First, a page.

2before me – one for termination due to discovery abuse, and another for summary judgment – witha cross-motion for summary judgment from the Defendants.
cross-motion forsummary judgment argues that they are entitled to the safe harbor protections of § 512(c) of theDigital Millennium Copyright Act (“DMCA”). All parties filed numerous additional
motions toexclude certain testimony, as well as voluminous evidentiary objections. Plaintiffs opine that theirmotion for terminating sanctions alleges discovery abuse sufficient to require that I
strike theDefendants’ answer and enter a default judgment in their favor (“Terminating Sanctions Motion”).For the reasons set forth below, Plaintiffs’ Terminating Sanctions Motion is granted to the extentdiscussed in this opinion, though not in its entirety; Plaintiffs’ motion for summary judgment isgranted with respect to all claims; and Defendants’ motion for summary judgment is dismissed asmoot.
I. FACTUAL BACKGROUNDA. The USENET and How It Works
The USENET network, created over twenty years ago, is a global system of online bulletinboards on which users (or “subscribers”) may post their own messages or read messages posted byothers. Defendants’ Statement of Undisputed Facts (“Defs.’ SUF”) 1. To obtain access to theUSENET, a user must gain access through a commercial USENET provider, such as DefendantUCI, or an internet service provider.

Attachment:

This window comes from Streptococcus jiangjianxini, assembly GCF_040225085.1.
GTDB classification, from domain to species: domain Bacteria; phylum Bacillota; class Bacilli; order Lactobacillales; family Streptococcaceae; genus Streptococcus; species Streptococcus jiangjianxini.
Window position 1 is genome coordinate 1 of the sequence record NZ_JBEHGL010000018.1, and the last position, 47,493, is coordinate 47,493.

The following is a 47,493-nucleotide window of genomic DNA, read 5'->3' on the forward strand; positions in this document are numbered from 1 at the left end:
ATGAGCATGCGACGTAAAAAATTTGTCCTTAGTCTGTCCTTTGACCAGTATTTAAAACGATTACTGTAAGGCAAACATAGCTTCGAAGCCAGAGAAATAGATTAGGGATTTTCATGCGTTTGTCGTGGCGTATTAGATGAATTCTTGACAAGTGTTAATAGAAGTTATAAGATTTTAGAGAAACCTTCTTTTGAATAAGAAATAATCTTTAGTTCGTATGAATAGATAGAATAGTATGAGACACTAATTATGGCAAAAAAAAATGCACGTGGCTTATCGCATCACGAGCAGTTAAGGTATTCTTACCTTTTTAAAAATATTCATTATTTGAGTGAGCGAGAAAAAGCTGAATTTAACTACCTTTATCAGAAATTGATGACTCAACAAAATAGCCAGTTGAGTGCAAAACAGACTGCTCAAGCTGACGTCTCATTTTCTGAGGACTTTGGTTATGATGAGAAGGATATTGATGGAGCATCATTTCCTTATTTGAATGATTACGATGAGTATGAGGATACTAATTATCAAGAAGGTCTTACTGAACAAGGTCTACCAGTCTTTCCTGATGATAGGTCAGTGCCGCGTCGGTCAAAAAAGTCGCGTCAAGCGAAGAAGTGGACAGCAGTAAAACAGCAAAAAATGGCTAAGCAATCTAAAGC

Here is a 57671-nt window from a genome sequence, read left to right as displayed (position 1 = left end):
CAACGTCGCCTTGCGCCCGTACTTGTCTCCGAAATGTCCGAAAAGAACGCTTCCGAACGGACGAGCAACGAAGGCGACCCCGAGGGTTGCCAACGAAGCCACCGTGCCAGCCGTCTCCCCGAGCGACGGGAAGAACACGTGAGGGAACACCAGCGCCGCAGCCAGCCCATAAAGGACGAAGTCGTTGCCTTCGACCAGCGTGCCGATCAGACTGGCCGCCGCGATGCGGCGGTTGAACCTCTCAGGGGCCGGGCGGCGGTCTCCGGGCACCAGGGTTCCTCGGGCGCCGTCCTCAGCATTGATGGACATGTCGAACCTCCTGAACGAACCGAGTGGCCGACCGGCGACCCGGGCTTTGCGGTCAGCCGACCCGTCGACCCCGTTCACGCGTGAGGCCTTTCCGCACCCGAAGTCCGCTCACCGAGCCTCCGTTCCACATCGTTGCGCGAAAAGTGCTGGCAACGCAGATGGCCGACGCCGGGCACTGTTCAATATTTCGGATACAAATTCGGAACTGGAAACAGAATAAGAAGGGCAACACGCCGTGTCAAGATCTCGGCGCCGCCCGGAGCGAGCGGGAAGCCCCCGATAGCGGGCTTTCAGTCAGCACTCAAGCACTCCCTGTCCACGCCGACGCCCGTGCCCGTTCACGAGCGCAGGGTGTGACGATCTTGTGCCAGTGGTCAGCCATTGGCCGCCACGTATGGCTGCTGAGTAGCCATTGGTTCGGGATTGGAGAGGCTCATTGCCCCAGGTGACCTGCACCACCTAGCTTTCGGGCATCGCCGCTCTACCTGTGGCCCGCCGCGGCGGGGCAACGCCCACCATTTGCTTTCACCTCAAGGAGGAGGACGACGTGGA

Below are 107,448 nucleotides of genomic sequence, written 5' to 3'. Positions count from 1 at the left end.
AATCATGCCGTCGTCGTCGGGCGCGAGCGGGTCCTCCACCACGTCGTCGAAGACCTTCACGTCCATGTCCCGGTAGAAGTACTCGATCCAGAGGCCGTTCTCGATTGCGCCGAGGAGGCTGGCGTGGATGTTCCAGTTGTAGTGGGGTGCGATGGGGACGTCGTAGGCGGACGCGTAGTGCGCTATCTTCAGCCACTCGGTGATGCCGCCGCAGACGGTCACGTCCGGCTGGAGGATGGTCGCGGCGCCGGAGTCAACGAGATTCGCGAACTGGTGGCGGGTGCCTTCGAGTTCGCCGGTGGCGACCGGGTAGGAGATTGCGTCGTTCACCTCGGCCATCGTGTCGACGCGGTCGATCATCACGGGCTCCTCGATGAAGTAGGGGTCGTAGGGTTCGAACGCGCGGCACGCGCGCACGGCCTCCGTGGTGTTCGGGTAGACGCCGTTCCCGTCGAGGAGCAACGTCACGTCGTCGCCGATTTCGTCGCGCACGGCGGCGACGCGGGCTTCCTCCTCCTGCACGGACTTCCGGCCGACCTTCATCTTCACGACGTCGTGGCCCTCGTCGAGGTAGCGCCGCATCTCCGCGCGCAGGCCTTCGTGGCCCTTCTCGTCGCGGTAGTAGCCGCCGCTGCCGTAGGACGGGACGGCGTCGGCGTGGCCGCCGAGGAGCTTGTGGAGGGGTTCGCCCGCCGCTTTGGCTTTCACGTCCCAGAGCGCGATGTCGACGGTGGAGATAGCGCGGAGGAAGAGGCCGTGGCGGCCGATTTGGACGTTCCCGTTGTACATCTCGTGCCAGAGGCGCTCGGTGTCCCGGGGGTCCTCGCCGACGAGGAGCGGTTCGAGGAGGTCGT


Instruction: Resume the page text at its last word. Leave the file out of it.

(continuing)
Memorandum Opinion & Order, dated January 26, 2009(“Sanctions Order”) at 3. Messages posted to the USENET are commonly known as “articles.”
Articles, in turn, are posted to bulletin boards called “newsgroups.”
Newsgroups often areorganized according to a specific topic or subject matter, and are oftentimes named according tothe subject matter to which the articles posted to the newsgroup relate. Defs.’ SUF 2. TheUSENET is divided into nine major subject headings known as “hierarchies,” one of which is the
hierarchy. Defs.’ SUF 3-4. Content files known as binaries, which represent computer filessuch as images, videos, sounds, computer programs and text, are found in the
hierarchy.Defs.’ SUF 5. These binary files are encoded in text form for storage and processing, and requirea software program to convert the text into a content file such as an image or music file.
On May 21, 2009, Sierra filed a Suggestion of Bankruptcy in this matter advising the Court that it has filed a petitionpursuant to chapter 7 of the Bankruptcy Code in the District of North Dakota. Pursuant to 11 U.S.C. § 362, anautomatic stay is therefore in place with respect to Sierra, and it is not subject to the Court’s Order and Opinion. Forease of reference, and because the majority of Plaintiffs’ allegations are directed equally to all Defendants, thisOpinion will, for the most part, refer to the “Defendants” in the collective. However, the Court is fully aware that noorder shall affect the rights of Defendant-Debtor Sierra.
Case 1:07-cv-08822-HB-THK Document 240 Filed 06/30/2009 Page 2 of 38